With regard to free convection of the pressurizing gas medium, it can be suppressed almost completely by the provision of extremely narrow gaps 43 with a width of 0.1-1.0 mm, minimizing the heat dissipation to an amount comparable to that which is attributable to the heat conduction of the pressurizing gas medium.
The above-described multi-layered heat insulator construction has further advantages accruing from the extremely small thermal expansion coefficient of the flexible graphite sheets in the surfacewise directions, which is about 1 coefficient. Namely, it is free of deformations which would otherwise be caused by a temperature difference between the innermost and outermost portions of the cylindrical heat insulating layers 36, and the overlapped layers are permitted to slip one on another to prevent deformations of the heat insulator as a whole.
The above-described effects are derived from the cylindrical body which consists of multiple layers of flexible graphite sheets, and which is easy to handle and free of the large heat losses as would be caused when the heat insulating structure incorporates nets of heat resistance wire or the like. Further, the heat insulator has a stable and long service life in contrast to a heat insulating material like ceramic fibre which suffers from deteriorations by aging due to crystallization of the material.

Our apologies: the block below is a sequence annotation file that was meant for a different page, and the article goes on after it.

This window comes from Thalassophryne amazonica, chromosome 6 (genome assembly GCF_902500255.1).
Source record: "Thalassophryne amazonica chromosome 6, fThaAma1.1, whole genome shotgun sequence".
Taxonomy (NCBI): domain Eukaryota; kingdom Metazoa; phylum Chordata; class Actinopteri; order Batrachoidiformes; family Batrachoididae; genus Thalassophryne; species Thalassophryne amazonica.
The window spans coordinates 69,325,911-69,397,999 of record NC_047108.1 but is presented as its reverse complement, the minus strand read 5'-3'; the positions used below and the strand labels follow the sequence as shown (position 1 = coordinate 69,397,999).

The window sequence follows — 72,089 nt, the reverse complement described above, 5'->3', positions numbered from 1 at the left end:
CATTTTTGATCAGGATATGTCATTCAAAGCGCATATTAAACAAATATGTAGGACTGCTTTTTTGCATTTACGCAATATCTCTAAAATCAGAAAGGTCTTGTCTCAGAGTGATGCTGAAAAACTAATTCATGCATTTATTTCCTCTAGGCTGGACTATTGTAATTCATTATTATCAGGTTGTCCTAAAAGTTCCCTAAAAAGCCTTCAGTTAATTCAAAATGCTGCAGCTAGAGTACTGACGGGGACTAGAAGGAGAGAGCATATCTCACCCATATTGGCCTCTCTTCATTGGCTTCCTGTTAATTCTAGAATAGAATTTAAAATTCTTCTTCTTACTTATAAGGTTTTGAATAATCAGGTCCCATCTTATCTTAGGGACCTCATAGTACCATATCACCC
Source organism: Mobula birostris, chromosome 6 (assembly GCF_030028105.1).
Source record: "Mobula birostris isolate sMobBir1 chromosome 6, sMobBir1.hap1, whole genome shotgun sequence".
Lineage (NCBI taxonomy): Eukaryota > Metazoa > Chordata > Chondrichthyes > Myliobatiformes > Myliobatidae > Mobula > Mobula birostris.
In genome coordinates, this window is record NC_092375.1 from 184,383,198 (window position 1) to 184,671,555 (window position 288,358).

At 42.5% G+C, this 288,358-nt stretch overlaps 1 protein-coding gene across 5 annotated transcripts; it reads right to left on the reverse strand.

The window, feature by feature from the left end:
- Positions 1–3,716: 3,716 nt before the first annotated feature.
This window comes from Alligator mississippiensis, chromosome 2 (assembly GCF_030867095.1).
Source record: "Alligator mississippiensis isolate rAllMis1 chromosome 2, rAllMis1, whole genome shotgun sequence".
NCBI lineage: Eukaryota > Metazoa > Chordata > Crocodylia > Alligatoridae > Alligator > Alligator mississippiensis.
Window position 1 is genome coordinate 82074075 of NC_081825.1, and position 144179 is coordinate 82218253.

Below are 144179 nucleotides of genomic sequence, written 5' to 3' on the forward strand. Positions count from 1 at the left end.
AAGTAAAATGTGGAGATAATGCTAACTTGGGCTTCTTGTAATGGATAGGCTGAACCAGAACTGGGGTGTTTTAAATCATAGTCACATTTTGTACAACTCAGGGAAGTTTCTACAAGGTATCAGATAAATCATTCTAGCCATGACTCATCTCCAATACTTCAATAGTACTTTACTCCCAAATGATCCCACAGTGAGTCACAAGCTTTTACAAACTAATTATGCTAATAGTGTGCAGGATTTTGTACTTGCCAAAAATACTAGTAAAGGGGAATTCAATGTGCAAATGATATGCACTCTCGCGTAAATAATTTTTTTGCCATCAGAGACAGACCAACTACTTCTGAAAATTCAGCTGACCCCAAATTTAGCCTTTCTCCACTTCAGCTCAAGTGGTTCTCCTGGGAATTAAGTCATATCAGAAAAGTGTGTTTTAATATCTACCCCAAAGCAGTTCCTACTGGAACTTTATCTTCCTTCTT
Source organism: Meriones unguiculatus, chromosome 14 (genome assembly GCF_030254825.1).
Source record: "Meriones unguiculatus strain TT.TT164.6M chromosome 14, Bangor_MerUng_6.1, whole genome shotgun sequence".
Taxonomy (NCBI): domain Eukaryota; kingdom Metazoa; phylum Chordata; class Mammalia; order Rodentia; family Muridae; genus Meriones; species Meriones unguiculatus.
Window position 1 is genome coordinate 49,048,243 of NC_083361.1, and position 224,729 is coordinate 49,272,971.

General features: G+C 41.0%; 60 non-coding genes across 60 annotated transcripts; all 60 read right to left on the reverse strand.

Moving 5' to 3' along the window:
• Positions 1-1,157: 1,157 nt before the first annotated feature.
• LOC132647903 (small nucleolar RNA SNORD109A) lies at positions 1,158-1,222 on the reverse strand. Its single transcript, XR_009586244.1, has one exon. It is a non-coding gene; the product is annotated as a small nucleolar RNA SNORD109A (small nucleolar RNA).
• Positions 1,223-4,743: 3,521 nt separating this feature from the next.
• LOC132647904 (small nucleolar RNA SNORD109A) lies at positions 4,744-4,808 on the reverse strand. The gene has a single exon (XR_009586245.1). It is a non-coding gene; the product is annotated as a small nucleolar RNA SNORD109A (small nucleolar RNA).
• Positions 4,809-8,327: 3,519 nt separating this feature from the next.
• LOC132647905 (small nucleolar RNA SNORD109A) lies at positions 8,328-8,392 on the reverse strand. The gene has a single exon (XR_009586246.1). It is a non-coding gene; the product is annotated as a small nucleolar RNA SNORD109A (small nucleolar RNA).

If desired, the cylindrical body of the heat insulator may be constituted by three or more separable coaxial cylindrical blocks each similarly consisting of alternate layers of unperforated and perforated flexible graphite sheets to thereby further minimize the deformation due to the temperature difference between the inner and outer portions of the cylindrical body. In such a case, the inner block or blocks may be omitted in an operation at a lower temperature for increasing the cooling speed in a subsequent cooling stage to shorten the cycle time of the HIP operation.
Further, the heat insulator may be constituted by a couple of cylindrical bodies of the above-described construction which are stacked one on the other through a graphite ring. In this instance, the gaps between the individual heat insulating layers of the stacked upper and lower cylindrical bodies are communicated with the high pressure chamber at the upper and lower ends, respectively, to prevent damage of the heat insulating layers at the time of pressurizing and depressurizing the HIP chamber.
Obviously, numerous modifications and variations of the present invention are possible in light of the above teachings. It is therefore to be understood that within the scope of the appended claims, the invention may be practiced otherwise than as specifically described herein.